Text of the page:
Natural dyes are organic pigments extracted from plants, insects, and minerals that, due to their chemical characteristics, dye natural fibers such as cotton, jute, wool, hemp, silk, etc.

Throughout history, humans have sought to cover their bodies, and from the need for warmth, clothing colors and patterns emerged as one of the key factors that greatly impact and define garment design. Archaeologists have found evidence of textile dyes dating back to the Neolithic period. For example, natural dyes have been used in Chinese textiles for over 5,000 years. Until the second half of the 19th century, all dyes used for coloring fabrics were of natural-organic origin.

However, with the arrival of the industrial revolution and the development of synthetic materials, which were more cost-effective and rapidly produced, natural dyes were gradually replaced by synthetic dyes designed to adhere to the new petroleum-derived textiles.

Currently, consumers have become more aware of their health and the environmental impact of synthetic dyes in the fashion industry, leading to a growing demand for products that use sustainable dyes.

The main objective of this workshop is to explore and experiment with local flora to create compositions using leaves, roots, fruits, flowers, seeds, metals, and woods. Botanical printing allows us to transfer shapes and colors directly onto the fabric, enabling designs that other techniques do not allow.

In this workshop, we will learn how to prepare a cotton mordant so that the shapes and colors can be fixed using pressure and heat. The most common mordants are table salt, alum, iron, and tannins. Alum is generally the most commonly used mineral, followed by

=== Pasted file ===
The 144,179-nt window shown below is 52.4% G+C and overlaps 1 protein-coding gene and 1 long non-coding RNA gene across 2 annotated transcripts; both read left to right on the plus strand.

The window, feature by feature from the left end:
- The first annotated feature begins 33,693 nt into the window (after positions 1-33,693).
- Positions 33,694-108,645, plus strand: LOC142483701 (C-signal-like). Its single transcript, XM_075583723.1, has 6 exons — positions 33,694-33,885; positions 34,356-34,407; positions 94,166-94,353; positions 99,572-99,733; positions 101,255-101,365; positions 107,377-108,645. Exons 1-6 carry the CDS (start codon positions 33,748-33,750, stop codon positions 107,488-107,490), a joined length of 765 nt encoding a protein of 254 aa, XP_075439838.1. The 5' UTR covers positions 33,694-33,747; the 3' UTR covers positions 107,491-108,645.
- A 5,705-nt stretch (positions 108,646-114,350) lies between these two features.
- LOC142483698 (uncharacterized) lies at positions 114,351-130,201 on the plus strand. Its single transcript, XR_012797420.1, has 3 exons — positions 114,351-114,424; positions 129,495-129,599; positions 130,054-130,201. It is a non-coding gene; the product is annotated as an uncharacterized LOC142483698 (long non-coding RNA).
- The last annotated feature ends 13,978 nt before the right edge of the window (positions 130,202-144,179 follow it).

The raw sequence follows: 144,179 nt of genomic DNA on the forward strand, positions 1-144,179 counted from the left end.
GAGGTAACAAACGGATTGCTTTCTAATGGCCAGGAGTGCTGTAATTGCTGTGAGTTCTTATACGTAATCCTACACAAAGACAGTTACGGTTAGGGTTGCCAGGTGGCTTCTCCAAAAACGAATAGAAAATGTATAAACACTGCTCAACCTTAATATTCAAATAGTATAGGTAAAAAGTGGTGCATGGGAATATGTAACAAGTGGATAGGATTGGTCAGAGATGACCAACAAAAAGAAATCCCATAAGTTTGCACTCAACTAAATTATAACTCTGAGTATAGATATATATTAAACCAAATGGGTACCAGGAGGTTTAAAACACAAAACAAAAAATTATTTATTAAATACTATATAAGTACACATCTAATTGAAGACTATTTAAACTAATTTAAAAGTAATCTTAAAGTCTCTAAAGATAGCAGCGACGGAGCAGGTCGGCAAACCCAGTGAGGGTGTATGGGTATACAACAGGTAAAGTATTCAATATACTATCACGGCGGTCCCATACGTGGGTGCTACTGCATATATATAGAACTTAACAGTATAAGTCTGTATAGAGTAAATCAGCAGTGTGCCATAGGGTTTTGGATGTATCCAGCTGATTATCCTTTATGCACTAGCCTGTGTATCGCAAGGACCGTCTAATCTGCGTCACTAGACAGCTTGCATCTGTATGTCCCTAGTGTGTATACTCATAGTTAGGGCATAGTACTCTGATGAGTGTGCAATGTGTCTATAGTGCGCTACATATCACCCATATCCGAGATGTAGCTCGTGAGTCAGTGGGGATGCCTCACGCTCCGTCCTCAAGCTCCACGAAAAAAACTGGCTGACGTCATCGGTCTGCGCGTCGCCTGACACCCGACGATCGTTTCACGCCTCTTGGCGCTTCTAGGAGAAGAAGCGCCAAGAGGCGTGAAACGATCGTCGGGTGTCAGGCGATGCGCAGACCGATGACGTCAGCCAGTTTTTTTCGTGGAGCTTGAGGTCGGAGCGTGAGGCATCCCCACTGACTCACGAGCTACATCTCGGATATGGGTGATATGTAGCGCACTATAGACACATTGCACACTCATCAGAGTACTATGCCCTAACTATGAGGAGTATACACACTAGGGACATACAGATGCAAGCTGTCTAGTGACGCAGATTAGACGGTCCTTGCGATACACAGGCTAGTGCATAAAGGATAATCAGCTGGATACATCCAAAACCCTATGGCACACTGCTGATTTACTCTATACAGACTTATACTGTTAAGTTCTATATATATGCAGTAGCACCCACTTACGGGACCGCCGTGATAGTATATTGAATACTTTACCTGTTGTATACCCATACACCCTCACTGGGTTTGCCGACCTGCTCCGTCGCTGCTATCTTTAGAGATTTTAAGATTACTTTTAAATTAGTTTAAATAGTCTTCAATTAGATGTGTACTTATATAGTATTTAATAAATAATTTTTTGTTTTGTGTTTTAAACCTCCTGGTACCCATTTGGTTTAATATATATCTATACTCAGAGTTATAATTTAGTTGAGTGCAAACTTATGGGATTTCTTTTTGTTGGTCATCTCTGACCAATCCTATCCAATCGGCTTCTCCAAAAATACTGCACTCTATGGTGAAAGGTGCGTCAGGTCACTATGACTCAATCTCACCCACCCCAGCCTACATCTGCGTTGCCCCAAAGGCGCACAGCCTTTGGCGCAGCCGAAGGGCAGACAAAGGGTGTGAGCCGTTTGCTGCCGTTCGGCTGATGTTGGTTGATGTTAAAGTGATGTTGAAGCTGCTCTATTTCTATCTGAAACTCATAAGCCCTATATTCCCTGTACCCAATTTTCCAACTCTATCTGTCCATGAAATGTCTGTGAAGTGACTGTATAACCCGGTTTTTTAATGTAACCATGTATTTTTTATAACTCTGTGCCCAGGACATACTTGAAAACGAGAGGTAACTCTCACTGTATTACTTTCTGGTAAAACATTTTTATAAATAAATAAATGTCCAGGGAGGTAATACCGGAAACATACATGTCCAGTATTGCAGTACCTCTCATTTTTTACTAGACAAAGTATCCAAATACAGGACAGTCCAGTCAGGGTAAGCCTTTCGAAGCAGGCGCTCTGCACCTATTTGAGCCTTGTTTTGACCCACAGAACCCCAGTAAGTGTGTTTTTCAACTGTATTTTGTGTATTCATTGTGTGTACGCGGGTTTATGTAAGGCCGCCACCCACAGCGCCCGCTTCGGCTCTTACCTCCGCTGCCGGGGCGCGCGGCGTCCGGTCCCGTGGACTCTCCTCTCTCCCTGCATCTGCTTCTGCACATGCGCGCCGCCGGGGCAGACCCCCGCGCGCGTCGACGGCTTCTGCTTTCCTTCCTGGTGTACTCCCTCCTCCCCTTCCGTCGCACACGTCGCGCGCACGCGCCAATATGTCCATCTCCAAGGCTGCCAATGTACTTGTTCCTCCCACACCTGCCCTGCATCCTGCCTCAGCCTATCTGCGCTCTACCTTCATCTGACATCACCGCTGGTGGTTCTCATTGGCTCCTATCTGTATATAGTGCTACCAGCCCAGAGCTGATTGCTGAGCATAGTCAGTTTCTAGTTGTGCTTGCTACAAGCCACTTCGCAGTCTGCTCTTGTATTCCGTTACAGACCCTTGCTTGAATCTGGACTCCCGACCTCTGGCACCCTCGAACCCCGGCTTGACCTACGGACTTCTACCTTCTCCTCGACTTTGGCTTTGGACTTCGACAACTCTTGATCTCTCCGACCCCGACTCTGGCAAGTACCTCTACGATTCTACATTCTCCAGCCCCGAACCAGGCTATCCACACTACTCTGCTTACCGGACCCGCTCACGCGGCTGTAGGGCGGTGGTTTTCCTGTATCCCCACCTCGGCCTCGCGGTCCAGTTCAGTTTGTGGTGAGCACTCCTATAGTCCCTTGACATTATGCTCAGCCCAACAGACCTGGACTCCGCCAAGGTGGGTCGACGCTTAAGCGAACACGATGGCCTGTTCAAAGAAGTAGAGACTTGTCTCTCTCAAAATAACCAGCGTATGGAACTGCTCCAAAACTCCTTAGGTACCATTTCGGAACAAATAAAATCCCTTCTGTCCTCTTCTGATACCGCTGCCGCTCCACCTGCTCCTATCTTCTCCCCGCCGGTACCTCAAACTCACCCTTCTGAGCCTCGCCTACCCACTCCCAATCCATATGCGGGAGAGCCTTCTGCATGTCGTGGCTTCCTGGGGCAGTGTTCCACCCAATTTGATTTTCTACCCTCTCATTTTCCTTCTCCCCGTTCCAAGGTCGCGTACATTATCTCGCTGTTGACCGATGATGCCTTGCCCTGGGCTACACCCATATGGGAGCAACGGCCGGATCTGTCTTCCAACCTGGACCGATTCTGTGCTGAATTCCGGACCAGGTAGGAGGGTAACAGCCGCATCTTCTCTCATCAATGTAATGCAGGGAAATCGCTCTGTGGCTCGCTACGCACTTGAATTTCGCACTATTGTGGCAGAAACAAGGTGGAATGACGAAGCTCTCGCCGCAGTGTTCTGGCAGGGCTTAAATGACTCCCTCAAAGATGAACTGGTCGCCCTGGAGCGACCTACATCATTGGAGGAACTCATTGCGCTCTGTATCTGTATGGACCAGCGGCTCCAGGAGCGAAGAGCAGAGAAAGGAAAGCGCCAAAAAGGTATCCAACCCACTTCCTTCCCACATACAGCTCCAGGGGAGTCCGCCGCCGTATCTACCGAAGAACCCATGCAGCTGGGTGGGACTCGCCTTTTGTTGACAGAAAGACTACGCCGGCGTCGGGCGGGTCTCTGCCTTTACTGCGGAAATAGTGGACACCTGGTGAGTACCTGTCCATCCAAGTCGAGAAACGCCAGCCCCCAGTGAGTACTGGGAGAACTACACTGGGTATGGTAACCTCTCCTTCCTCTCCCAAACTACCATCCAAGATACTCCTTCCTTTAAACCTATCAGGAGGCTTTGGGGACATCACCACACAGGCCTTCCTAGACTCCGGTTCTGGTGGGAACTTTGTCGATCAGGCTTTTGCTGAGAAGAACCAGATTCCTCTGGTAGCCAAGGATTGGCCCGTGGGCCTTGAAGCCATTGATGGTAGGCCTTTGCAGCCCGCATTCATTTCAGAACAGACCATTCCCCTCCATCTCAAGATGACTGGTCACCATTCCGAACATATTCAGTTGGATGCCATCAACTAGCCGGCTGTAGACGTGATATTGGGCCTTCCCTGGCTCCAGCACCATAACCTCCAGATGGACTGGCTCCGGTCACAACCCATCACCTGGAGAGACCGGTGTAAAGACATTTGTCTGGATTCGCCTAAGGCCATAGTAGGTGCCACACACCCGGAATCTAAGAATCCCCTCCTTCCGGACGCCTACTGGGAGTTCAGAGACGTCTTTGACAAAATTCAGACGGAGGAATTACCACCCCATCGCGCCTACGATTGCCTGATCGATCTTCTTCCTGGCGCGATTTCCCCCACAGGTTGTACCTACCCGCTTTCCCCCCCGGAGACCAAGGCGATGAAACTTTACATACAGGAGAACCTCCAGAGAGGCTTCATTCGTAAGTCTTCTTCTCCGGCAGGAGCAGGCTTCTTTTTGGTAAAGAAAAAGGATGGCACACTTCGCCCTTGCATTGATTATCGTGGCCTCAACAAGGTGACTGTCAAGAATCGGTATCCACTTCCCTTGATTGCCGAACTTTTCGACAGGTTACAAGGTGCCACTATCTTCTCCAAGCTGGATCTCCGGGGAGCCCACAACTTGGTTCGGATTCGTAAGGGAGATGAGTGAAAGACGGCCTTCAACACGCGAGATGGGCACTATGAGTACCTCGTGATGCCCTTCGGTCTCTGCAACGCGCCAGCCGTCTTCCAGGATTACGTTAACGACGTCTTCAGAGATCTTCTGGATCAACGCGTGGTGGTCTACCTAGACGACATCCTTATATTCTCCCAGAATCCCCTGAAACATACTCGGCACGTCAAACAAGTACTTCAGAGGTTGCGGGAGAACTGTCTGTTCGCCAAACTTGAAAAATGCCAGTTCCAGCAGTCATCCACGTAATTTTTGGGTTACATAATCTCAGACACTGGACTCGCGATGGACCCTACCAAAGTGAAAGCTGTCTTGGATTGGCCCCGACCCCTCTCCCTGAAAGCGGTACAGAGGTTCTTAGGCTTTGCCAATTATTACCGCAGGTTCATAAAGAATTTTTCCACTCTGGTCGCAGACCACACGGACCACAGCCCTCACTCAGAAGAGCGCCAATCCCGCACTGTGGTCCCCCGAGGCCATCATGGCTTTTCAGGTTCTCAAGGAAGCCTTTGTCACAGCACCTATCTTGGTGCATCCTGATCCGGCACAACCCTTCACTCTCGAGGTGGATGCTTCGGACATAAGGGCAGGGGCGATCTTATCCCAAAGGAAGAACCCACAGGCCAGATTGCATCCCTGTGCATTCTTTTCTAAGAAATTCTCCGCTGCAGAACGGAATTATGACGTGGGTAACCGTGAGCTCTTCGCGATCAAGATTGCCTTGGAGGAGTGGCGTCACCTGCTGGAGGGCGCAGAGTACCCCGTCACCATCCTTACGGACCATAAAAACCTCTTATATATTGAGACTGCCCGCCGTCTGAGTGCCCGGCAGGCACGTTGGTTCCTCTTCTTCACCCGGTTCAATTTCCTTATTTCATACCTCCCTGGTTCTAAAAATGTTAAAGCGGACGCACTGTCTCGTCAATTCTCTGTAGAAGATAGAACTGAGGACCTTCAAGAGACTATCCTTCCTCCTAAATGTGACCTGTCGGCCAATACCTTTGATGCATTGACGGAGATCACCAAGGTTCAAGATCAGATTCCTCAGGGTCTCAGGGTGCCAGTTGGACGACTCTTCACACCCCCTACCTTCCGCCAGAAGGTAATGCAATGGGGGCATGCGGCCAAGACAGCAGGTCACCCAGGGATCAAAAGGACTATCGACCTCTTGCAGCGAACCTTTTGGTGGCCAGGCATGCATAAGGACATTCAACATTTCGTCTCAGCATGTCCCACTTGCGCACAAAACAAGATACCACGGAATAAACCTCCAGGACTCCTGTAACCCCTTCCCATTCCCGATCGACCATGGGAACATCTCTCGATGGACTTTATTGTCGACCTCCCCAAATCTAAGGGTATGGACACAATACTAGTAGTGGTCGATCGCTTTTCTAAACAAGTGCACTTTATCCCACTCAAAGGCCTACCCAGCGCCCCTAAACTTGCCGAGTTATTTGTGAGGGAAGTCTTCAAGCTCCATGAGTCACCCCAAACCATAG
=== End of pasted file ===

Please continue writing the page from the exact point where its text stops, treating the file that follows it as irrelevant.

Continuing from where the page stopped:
iron, and they can be safely used and removed from garments.

The benefits of this technique are:
– The use of biodegradable, renewable, and sustainable materials, which means they do not pollute aquatic ecosystems and contribute to closing the life cycle of textile products.
– It offers a unique and diverse range of colors.
– Unlike industrial direct prints or sublimation, botanical printing is the most environmentally friendly option due to its low toxicity and lower impact on natural resources.

With the opening of the exhibition on textiles from Mexico, we will also have LAYA, artist also exhibiting in the exhibition who will give a workshop on ECO PRINT, through experimenting with plants, metals, fruits and flowers, the objective will be to learn how to prepare the fabric to dye it with pressure and heat.

Thanks to the variety of the element used, the eco print allows dyeing unique shapes and colors, so the goal is that you take your own unique piece of the workshop.

(The workshop will last 5 hours and all materials are included).

Cost per person: $200

July 1st and 2nd
11:00 am to 4:30 pm


Etiquetas: Sin etiquetas

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